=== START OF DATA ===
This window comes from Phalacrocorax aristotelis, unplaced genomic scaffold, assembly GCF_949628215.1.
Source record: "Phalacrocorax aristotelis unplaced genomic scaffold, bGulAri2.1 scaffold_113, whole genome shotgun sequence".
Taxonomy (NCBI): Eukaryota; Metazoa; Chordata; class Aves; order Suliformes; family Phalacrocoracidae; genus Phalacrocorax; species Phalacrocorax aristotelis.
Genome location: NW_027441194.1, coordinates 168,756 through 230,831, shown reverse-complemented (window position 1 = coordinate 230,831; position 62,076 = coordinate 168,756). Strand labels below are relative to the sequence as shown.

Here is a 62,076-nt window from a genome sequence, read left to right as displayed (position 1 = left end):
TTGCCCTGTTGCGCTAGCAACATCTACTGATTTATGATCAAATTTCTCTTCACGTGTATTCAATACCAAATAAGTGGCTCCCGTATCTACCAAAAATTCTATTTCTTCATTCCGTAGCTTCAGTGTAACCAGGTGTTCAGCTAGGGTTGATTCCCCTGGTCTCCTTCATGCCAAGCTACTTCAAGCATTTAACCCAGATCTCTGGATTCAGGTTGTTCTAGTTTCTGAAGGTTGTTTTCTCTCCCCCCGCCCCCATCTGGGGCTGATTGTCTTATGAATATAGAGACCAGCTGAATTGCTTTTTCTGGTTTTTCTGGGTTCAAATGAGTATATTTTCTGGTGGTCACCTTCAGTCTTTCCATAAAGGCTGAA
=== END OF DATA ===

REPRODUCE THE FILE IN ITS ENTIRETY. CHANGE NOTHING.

This window comes from Phalacrocorax aristotelis, unplaced genomic scaffold, assembly GCF_949628215.1.
Source record: "Phalacrocorax aristotelis unplaced genomic scaffold, bGulAri2.1 scaffold_113, whole genome shotgun sequence".
Taxonomy (NCBI): Eukaryota; Metazoa; Chordata; class Aves; order Suliformes; family Phalacrocoracidae; genus Phalacrocorax; species Phalacrocorax aristotelis.
Genome location: NW_027441194.1, coordinates 168,756 through 230,831, shown reverse-complemented (window position 1 = coordinate 230,831; position 62,076 = coordinate 168,756). Strand labels below are relative to the sequence as shown.

Here is a 62,076-nt window from a genome sequence, read left to right as displayed (position 1 = left end):
TTGCCCTGTTGCGCTAGCAACATCTACTGATTTATGATCAAATTTCTCTTCACGTGTATTCAATACCAAATAAGTGGCTCCCGTATCTACCAAAAATTCTATTTCTTCATTCCGTAGCTTCAGTGTAACCAGGTGTTCAGCTAGGGTTGATTCCCCTGGTCTCCTTCATGCCAAGCTACTTCAAGCATTTAACCCAGATCTCTGGATTCAGGTTGTTCTAGTTTCTGAAGGTTGTTTTCTCTCCCCCCGCCCCCATCTGGGGCTGATTGTCTTATGAATATAGAGACCAGCTGAATTGCTTTTTCTGGTTTTTCTGGGTTCAAATGAGTATATTTTCTGGTGGTCACCTTCAGTCTTTCCATAAAGGCTGAA